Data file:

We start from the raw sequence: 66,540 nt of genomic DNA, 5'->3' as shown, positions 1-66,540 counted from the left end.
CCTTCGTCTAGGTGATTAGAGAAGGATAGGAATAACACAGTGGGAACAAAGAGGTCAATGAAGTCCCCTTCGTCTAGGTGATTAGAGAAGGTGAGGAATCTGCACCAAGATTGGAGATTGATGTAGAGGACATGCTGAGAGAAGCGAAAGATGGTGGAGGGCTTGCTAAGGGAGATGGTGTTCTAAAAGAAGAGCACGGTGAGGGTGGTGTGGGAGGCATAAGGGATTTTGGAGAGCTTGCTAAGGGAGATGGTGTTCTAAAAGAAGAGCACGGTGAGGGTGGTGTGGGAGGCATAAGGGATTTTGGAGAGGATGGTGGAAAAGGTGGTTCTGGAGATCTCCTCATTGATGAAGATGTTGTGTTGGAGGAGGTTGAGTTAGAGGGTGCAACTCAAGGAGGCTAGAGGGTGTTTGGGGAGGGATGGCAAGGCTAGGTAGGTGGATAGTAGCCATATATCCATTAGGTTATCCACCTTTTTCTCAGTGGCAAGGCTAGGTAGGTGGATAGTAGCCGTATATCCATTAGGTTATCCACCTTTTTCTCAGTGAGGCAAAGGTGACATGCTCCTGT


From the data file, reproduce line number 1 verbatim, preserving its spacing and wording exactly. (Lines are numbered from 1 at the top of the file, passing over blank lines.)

We start from the raw sequence: 66,540 nt of genomic DNA, 5'->3' as shown, positions 1-66,540 counted from the left end.